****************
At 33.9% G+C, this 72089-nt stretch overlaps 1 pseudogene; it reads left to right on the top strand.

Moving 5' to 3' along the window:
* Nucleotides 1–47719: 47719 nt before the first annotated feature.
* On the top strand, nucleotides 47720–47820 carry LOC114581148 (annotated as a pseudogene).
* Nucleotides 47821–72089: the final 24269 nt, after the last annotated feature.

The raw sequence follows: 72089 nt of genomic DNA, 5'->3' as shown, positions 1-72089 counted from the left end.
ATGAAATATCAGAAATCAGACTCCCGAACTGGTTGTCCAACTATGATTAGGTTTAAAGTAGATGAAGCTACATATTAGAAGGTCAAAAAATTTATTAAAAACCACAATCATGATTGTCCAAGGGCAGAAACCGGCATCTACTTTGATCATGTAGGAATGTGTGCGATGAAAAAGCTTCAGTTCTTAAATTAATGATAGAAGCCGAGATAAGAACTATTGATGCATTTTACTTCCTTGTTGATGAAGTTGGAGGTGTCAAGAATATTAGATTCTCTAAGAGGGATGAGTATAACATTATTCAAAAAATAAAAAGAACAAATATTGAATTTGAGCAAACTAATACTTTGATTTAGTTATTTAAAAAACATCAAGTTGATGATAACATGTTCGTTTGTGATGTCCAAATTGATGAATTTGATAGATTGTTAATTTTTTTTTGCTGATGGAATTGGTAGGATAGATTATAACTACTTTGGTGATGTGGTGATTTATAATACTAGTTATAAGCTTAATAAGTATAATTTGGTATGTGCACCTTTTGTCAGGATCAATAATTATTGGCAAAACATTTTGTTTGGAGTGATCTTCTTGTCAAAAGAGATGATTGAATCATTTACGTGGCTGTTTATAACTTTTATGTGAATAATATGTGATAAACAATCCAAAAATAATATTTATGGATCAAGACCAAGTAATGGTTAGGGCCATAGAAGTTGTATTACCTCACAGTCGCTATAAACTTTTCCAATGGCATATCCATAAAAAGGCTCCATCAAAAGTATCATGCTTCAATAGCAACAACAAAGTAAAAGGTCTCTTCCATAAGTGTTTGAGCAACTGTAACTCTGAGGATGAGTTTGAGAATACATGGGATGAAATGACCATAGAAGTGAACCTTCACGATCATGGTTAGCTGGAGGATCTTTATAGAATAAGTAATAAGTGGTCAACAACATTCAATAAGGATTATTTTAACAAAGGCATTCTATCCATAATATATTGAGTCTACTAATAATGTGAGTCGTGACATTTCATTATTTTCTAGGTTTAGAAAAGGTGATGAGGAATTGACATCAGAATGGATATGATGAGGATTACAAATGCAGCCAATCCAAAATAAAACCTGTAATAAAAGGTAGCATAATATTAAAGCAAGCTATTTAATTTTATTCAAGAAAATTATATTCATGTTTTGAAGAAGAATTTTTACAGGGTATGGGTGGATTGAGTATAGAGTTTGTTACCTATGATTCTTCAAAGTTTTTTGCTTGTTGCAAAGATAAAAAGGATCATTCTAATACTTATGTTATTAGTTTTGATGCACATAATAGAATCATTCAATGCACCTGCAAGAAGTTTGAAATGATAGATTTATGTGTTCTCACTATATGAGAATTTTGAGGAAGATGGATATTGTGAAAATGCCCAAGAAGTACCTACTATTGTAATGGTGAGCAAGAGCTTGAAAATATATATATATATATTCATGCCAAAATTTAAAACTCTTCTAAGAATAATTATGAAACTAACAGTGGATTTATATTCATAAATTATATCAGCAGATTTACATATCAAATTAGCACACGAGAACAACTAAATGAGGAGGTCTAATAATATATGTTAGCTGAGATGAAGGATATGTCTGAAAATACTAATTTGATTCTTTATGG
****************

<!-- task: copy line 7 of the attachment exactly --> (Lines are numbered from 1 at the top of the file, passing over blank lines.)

ATGAAATATCAGAAATCAGACTCCCGAACTGGTTGTCCAACTATGATTAGGTTTAAAGTAGATGAAGCTACATATTAGAAGGTCAAAAAATTTATTAAAAACCACAATCATGATTGTCCAAGGGCAGAAACCGGCATCTACTTTGATCATGTAGGAATGTGTGCGATGAAAAAGCTTCAGTTCTTAAATTAATGATAGAAGCCGAGATAAGAACTATTGATGCATTTTACTTCCTTGTTGATGAAGTTGGAGGTGTCAAGAATATTAGATTCTCTAAGAGGGATGAGTATAACATTATTCAAAAAATAAAAAGAACAAATATTGAATTTGAGCAAACTAATACTTTGATTTAGTTATTTAAAAAACATCAAGTTGATGATAACATGTTCGTTTGTGATGTCCAAATTGATGAATTTGATAGATTGTTAATTTTTTTTTGCTGATGGAATTGGTAGGATAGATTATAACTACTTTGGTGATGTGGTGATTTATAATACTAGTTATAAGCTTAATAAGTATAATTTGGTATGTGCACCTTTTGTCAGGATCAATAATTATTGGCAAAACATTTTGTTTGGAGTGATCTTCTTGTCAAAAGAGATGATTGAATCATTTACGTGGCTGTTTATAACTTTTATGTGAATAATATGTGATAAACAATCCAAAAATAATATTTATGGATCAAGACCAAGTAATGGTTAGGGCCATAGAAGTTGTATTACCTCACAGTCGCTATAAACTTTTCCAATGGCATATCCATAAAAAGGCTCCATCAAAAGTATCATGCTTCAATAGCAACAACAAAGTAAAAGGTCTCTTCCATAAGTGTTTGAGCAACTGTAACTCTGAGGATGAGTTTGAGAATACATGGGATGAAATGACCATAGAAGTGAACCTTCACGATCATGGTTAGCTGGAGGATCTTTATAGAATAAGTAATAAGTGGTCAACAACATTCAATAAGGATTATTTTAACAAAGGCATTCTATCCATAATATATTGAGTCTACTAATAATGTGAGTCGTGACATTTCATTATTTTCTAGGTTTAGAAAAGGTGATGAGGAATTGACATCAGAATGGATATGATGAGGATTACAAATGCAGCCAATCCAAAATAAAACCTGTAATAAAAGGTAGCATAATATTAAAGCAAGCTATTTAATTTTATTCAAGAAAATTATATTCATGTTTTGAAGAAGAATTTTTACAGGGTATGGGTGGATTGAGTATAGAGTTTGTTACCTATGATTCTTCAAAGTTTTTTGCTTGTTGCAAAGATAAAAAGGATCATTCTAATACTTATGTTATTAGTTTTGATGCACATAATAGAATCATTCAATGCACCTGCAAGAAGTTTGAAATGATAGATTTATGTGTTCTCACTATATGAGAATTTTGAGGAAGATGGATATTGTGAAAATGCCCAAGAAGTACCTACTATTGTAATGGTGAGCAAGAGCTTGAAAATATATATATATATATTCATGCCAAAATTTAAAACTCTTCTAAGAATAATTATGAAACTAACAGTGGATTTATATTCATAAATTATATCAGCAGATTTACATATCAAATTAGCACACGAGAACAACTAAATGAGGAGGTCTAATAATATATGTTAGCTGAGATGAAGGATATGTCTGAAAATACTAATTTGATTCTTTATGG